PHIL 5003 (3) Natural Law Ethics Call # 18069 (Koterski) T 12:00-2:00
A study of the principles of natural law ethics and its applications to selected current moral problems. The course includes a treatment of the historical origins of the theory of natural law, with special emphasis on the relevant texts of Thomas Aquinas from the Summa Theologiae. Among topics treated will be the relation of morality to positive law and to divine law, the nature and limits of authority, the common good, the nature of the human person, virtue and vice, and such principles as subsidiary, double effect, and finality.
PHIL 7075 (3) Medieval Philosophy of Language and Logic Call # 18072 (Klima) F 1:30-3:30
This course surveys main sources, key figures, salient problems, and paradigmatic theories of medieval philosophy of language and logic, contrasting and confronting them with their contemporary counterparts. Main issues covered will include meaning, reference, generativity, compositionality, contextuality, mental language vs. private language, logical validity vs. psychologism, realism vs. nominalism, and argumentation and understanding across different conceptual schemes.
THEO 5300 (3) History of Christianity I Call # 19211 (Lienhard) W 5:15-7:45
This course treats the history of Christian doctrine and theology from the end of the New Testament era to 1500. Lectures concentrate on three doctrines: the Trinity (4th century), the Person of Christ (5th century), and the presence of Christ in the Eucharist (9th to 13th centuries). Students also read 8 to 10 short books and report on them in writing; typical subjects are the history of biblical interpretation, the Cappadocian Fathers, Augustine, Anselm, Scholasticism, a survey of medieval theology, Bonaventure, and Thomas Aquinas. The course ends with a final examination.
THEO 6194 (3) History, Theory and Christianity Call # 19207 (Dunning) T 2:30-5:00
This course will provide a thorough introduction to recent developments in historiography and critical theory in light of the so-called "linguistic turn." It will also explore the methodological relevance of these theoretical shifts from the study of pre-modern Christianity/historical theology.
THEO 6480 (3) Christianizing the Barbarians Call # 19212 (Demacopoulos) W 9:00-11:30
The course examines the “christianizing” of pagan peoples (Roman, Germanic and Slavic) during the early medieval period. We begin with two basic questions: What evidence is there for the “chrisitianizing” of Europe? And how do we explain it? Most class meetings will have two components: a discussion of primary sources and an evaluation of scholarly attempts to explain the process of Christianization. Students will take turns leading these discussions. Students will also be responsible for three written assignments: two 3-page article reviews and an article-length seminar paper.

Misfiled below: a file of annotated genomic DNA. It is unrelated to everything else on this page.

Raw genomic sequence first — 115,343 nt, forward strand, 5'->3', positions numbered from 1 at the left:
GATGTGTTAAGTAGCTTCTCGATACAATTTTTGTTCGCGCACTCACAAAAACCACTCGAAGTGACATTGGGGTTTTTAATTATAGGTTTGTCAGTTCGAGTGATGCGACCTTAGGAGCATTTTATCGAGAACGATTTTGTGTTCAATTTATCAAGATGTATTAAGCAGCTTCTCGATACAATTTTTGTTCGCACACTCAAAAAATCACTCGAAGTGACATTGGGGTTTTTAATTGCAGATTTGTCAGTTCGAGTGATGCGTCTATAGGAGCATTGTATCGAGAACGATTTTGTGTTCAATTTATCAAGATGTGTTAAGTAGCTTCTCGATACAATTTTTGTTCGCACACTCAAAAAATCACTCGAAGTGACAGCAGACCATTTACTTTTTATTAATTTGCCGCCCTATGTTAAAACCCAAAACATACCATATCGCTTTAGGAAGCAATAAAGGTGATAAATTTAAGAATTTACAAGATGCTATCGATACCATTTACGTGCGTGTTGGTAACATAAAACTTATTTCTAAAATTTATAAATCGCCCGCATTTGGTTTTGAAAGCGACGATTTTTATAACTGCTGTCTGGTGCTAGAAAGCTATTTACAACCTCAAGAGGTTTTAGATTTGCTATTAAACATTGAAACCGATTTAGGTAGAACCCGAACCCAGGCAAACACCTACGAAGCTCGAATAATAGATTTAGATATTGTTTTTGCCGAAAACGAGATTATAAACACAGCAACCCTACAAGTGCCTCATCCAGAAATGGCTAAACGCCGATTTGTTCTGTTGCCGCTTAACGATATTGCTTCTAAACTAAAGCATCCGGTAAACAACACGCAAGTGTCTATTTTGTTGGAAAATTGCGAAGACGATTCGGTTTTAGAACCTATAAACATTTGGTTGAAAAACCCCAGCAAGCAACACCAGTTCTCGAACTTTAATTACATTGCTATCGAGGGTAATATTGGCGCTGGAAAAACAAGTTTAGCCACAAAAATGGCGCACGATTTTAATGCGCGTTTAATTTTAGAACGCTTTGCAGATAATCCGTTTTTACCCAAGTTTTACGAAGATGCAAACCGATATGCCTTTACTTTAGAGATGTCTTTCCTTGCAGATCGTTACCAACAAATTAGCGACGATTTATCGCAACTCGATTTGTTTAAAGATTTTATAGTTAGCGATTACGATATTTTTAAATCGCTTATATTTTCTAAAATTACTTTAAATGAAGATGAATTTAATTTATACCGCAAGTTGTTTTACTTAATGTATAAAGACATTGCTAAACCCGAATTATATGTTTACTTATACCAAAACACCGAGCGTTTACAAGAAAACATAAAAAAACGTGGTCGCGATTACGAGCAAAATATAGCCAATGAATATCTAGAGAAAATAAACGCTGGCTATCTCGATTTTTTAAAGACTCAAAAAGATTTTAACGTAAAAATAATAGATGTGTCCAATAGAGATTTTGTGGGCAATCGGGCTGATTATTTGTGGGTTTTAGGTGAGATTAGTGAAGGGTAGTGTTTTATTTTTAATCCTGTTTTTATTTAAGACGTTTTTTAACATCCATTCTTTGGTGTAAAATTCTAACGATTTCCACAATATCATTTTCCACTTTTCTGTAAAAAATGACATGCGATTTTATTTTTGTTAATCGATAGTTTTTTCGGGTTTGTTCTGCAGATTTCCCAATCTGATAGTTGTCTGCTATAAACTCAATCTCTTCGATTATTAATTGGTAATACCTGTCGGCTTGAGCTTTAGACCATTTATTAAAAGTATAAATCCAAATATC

FREN 5090 (0) French for Reading Call # 10488 (TBA) T 4:15-6:45
GERM 5001 (0) Graduate Reading in German I Call # 15446 (Hafner) TF 11:30-12:45
Summer 2012 Courses
MVST 5024 (4) Medieval Political Thought (Baumgarth) 1st session, TR 4:00-7:30
An investigation of the major political theories of the Middle Ages from the collapse of the Roman Empire in the West until the eve of the Protestant Reformation. Students will read the classic texts from this era from Augustine's City of God to Masilius of Padua’s The Defender of the Peace.
LATN 5090 (0) Latin for Reading (Taught at LC Campus)(TBA) 1st session, MW 6:00-9:00
SPAN 5090 (0) Spanish for Reading (Sagardia) 1st session, TR 6:00-9:00
LATN 5093 (3) Ecclesiastical Latin (Clark) 2nd session, MW 6:00-9:00
FREN 5090 (0) French for Reading (Brandon) 2nd session, TR 6:00-9:00
Spring 2013 Courses
MVST 5305 (4) Writing East: Outremer and Identity in the Middle Ages (Paul & Yeager) R 2:30-5:00
ENGL 6265 (3) Manuscript to Print (Erler) F 3:45-6:15
ENGL 6239 (3) French of England III (Wogan-Browne) T 10:30-1:30
HIST 6152 (4) Medieval Women and Family (Kowaleski) M 2:30-5:00
HIST 8025 (4) ProSem: Medieval Religious Cultures (Gyug) W 5:00-7:30
PHIL 5010 (3) Introduction to Aquinas (Davies) M 7:00-9:00
PHIL 5012 (3) Introduction to Augustine (Cullen) T 9:30-11:30
THEO 6444 (3) Medieval Modernisms [Modern Appropriations of Medieval Legacy] (Moore) T 4:00-6:30
THEO 6464 (3) Late Medieval/Early Modern Christianity (Hornbeck) R 9:00-11:30
THEO 6466 (3) Medieval Hagiography (M. Tilley) W 9:00-11:30
FREN 5080 (0) French for Reading (TBA)
GERM 5002 (0) Graduate Reading in German II (Hafner)